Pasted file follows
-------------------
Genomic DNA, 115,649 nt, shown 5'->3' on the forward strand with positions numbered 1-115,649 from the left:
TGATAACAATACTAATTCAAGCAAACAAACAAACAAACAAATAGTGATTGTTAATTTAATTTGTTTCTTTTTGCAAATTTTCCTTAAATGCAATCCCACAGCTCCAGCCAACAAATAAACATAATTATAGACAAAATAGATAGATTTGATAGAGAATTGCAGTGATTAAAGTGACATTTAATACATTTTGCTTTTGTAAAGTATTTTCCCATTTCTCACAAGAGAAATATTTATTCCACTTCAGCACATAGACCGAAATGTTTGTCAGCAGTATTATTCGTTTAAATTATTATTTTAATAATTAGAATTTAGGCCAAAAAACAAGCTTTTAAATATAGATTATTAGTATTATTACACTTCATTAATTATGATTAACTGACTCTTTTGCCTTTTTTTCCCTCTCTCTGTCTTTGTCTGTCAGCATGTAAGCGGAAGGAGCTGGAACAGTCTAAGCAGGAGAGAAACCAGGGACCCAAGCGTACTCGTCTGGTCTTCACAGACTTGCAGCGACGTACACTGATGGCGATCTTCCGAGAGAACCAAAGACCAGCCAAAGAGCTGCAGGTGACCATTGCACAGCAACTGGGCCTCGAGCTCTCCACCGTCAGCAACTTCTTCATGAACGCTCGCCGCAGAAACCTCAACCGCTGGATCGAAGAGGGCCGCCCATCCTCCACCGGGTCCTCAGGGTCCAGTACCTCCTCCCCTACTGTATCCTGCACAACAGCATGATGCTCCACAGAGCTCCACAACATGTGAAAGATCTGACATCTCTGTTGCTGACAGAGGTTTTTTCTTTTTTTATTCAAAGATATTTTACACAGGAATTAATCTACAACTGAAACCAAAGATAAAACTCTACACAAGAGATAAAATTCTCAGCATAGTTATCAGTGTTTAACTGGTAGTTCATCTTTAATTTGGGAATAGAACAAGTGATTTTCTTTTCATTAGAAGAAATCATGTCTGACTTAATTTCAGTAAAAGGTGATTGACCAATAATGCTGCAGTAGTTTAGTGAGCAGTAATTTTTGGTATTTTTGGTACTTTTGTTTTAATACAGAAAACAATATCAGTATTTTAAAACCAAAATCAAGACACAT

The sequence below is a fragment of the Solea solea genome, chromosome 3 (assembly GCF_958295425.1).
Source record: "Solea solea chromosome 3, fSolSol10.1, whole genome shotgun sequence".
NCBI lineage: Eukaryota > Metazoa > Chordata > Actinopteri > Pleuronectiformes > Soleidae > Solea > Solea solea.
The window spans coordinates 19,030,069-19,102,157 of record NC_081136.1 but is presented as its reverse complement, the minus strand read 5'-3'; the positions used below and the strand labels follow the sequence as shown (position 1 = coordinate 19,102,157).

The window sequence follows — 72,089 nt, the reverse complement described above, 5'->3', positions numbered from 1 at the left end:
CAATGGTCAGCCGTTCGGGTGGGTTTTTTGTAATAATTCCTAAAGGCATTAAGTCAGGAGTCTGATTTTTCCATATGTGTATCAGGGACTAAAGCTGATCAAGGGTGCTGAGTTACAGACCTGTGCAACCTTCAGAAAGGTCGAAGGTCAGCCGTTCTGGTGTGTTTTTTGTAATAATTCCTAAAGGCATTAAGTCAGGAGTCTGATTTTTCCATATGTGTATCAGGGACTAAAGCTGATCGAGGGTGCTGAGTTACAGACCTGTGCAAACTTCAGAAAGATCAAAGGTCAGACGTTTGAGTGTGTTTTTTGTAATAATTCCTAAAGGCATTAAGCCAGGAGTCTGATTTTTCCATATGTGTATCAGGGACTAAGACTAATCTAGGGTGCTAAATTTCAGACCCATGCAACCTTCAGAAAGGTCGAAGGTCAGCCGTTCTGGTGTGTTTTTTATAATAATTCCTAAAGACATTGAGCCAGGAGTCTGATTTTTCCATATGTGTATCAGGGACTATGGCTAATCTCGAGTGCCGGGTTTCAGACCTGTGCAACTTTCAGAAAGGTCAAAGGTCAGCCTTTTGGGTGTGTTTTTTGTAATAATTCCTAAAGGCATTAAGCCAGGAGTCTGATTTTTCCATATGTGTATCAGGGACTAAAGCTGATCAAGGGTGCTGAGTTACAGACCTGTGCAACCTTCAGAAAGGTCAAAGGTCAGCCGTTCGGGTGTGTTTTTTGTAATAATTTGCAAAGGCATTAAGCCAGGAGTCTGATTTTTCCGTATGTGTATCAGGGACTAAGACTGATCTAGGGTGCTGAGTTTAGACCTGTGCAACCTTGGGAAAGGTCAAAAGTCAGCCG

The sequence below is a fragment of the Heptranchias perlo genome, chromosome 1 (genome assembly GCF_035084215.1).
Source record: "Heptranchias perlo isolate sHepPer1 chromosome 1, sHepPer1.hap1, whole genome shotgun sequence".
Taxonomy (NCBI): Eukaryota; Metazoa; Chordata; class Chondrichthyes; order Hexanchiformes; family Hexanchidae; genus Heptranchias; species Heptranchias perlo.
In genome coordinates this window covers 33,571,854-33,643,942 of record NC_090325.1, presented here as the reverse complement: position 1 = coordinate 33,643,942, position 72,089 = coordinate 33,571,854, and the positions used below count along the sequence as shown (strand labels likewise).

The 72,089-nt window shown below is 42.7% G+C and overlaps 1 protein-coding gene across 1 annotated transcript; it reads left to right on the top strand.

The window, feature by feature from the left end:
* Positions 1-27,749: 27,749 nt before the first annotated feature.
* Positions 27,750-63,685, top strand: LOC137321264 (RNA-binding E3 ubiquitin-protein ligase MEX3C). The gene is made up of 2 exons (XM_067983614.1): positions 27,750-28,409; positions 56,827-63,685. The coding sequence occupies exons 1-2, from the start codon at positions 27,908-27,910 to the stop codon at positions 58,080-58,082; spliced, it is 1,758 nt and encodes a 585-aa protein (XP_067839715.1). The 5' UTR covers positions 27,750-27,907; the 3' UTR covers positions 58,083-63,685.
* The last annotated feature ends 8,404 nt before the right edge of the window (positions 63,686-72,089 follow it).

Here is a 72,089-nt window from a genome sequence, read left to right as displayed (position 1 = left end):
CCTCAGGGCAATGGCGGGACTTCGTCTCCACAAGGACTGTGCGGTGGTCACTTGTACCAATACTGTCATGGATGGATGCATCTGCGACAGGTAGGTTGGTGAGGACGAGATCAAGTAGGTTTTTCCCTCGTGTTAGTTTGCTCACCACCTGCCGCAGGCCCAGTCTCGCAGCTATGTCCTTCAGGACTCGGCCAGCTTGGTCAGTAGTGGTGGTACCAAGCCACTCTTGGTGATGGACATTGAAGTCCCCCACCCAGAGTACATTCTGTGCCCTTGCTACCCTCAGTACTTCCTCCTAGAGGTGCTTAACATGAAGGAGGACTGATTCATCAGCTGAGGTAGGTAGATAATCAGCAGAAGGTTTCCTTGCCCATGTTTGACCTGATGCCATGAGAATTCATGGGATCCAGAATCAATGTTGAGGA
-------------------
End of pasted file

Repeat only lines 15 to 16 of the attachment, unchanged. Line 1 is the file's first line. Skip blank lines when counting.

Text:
* Positions 1-27,749: 27,749 nt before the first annotated feature.
* Positions 27,750-63,685, top strand: LOC137321264 (RNA-binding E3 ubiquitin-protein ligase MEX3C). The gene is made up of 2 exons (XM_067983614.1): positions 27,750-28,409; positions 56,827-63,685. The coding sequence occupies exons 1-2, from the start codon at positions 27,908-27,910 to the stop codon at positions 58,080-58,082; spliced, it is 1,758 nt and encodes a 585-aa protein (XP_067839715.1). The 5' UTR covers positions 27,750-27,907; the 3' UTR covers positions 58,083-63,685.